Author Topic: "Breastfeeding for almost 6 months - What are the benefits of continuing?"  (Read 6534 times)

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If you are reading this thread I’m going to assume you’re approaching the six month mark and if that’s the case take a moment to congratulate yourself. You may have found the experience of breastfeeding pretty straightforward or you may have struggled – however you got here give yourself a pat on the back and take a moment to appreciate what you’ve experienced. Not every mum is lucky enough to be in your position of having the choice of whether to continue past 6 months.

Take a moment.

Now...
Many people have a goal of getting to six months because the benefits of exclusive nursing for the first half of your baby’s life are talked about quite widely but what about the next 6 months – or even beyond?

Your decision obviously will depend on your experiences. You may have been desperately counting down the weeks to get this far or perhaps you’re about to start back at work and can’t imagine how breastfeeding might continue. Or you may be having a great breastfeeding relationship and just wonder whether 6 months is the time when people are expected to stop.

Firstly, you need to make the choice that works for you and your family but it may help to know that feeding beyond 6 months will be a different experience – the intervals between feeds will get longer and you will have more flexibility about how you organise your day. If you have to go back to work, many mothers combine breastfeeding and working successfully. There are lots of tips about pumping on this useful site: http://www.workandpump.com. You may choose not to pump during the day but remain breastfeeding when you are with your baby – mornings, evening and weekends. Many mums enjoy continuing to nurse in order to keep the closeness that breastfeeding can offer when they are otherwise away from their baby. It is possible to maintain a milk supply while offering only 1 or 2 feeds a day.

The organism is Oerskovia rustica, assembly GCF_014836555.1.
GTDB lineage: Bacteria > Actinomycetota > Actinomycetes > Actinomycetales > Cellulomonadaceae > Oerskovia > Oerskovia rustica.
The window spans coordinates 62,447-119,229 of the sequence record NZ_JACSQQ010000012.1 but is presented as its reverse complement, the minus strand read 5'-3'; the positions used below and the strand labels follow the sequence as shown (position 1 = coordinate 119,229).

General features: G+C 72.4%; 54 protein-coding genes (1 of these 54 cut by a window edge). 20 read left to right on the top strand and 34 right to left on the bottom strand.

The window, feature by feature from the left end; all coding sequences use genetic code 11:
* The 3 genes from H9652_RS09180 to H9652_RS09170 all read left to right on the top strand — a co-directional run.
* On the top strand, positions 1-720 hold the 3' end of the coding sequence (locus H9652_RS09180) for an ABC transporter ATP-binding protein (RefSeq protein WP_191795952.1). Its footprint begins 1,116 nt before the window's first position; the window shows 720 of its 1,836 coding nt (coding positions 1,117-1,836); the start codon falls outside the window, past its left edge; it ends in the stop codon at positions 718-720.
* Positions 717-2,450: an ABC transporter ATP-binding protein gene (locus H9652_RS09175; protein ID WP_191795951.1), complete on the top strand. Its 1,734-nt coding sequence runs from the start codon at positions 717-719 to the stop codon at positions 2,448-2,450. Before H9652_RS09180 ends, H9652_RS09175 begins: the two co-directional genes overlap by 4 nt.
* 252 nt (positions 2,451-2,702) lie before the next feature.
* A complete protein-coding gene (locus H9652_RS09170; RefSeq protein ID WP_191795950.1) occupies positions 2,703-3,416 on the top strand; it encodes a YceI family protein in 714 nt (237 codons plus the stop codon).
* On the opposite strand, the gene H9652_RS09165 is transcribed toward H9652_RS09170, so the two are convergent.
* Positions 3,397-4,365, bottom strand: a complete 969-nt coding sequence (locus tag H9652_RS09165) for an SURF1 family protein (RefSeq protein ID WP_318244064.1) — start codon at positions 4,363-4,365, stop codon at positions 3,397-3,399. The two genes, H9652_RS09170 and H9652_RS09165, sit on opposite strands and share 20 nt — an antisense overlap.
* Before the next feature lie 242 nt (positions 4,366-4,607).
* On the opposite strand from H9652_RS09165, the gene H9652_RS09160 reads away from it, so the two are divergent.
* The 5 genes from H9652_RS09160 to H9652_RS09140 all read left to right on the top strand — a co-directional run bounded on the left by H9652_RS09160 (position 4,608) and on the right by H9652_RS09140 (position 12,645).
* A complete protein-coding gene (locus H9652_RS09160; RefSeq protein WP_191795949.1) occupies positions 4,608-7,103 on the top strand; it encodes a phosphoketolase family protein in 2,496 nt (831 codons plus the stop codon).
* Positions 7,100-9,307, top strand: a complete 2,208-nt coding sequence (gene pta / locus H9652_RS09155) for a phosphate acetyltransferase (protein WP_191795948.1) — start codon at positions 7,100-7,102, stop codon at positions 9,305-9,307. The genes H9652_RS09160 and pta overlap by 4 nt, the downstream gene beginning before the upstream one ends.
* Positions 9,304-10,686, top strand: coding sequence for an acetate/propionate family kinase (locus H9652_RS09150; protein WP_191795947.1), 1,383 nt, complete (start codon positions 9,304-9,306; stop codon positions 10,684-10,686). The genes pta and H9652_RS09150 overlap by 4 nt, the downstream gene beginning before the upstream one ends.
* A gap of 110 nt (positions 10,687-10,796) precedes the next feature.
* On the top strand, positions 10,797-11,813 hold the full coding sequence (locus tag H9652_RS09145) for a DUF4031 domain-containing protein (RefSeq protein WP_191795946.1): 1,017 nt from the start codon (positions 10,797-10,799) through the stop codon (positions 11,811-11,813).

So what are the benefits of continuing to breastfeed?
(I’ve wanted to be clear about where my information has come from so apologies for all the references):

The practical stuff: For the first year of life milk plays the most significant role in baby’s diet. That means up until 12 months you will need to switch to formula milk if you are not breastfeeding (some doctors in other countries are prepared to suggest cow’s milk for under 12 months to drink but this is something you should never offer without discussing it with your doctor first). Formula milk is not cheap and bottle-feeding means many hours spent with bottle-brushes and sterilisers. It is also something that needs to be carried around as you go away from home whereas presumably your boobs are coming with you anyway!

Secondly, the health benefits for your baby. The American Academy of Pediatrics (AAP) in their breastfeeding statement say: “It is recommended that breastfeeding continue for at least 12 months, and thereafter for as long as mutually desired”
 Source: http://aappolicy.aappublications.org/cgi/content/full/pediatrics%3b100/6/1035
AAP breastfeeding statement update at: http://pediatrics.aappublications.org/content/129/3/e827.short

The World Health Organisation (under the umbrella of the United Nations organisation) says “infants should receive complementary foods with continued breastfeeding up to 2 years of age or beyond.”
http://www.who.int/topics/breastfeeding/en/

This advice is for mothers in the developed world as much as for developing countries.

Now if 2 years seems unlikely in your mind (!), let’s just focus on the next few months.
The WHO goes on to say: “Breastmilk is the natural first food for babies, it provides all the energy and nutrients that the infant needs for the first months of life, and it continues to provide up to half or more of a child’s nutritional needs during the second half of the first year, and up to one-third during the second year of life.
Breastmilk promotes sensory and cognitive development, and protects the infant against infectious and chronic diseases. Exclusive breastfeeding reduces infant mortality due to common childhood illnesses such as diarrhoea or pneumonia, and helps for a quicker recovery during illness. These effects can be measured in  resource-poor and affluent societies”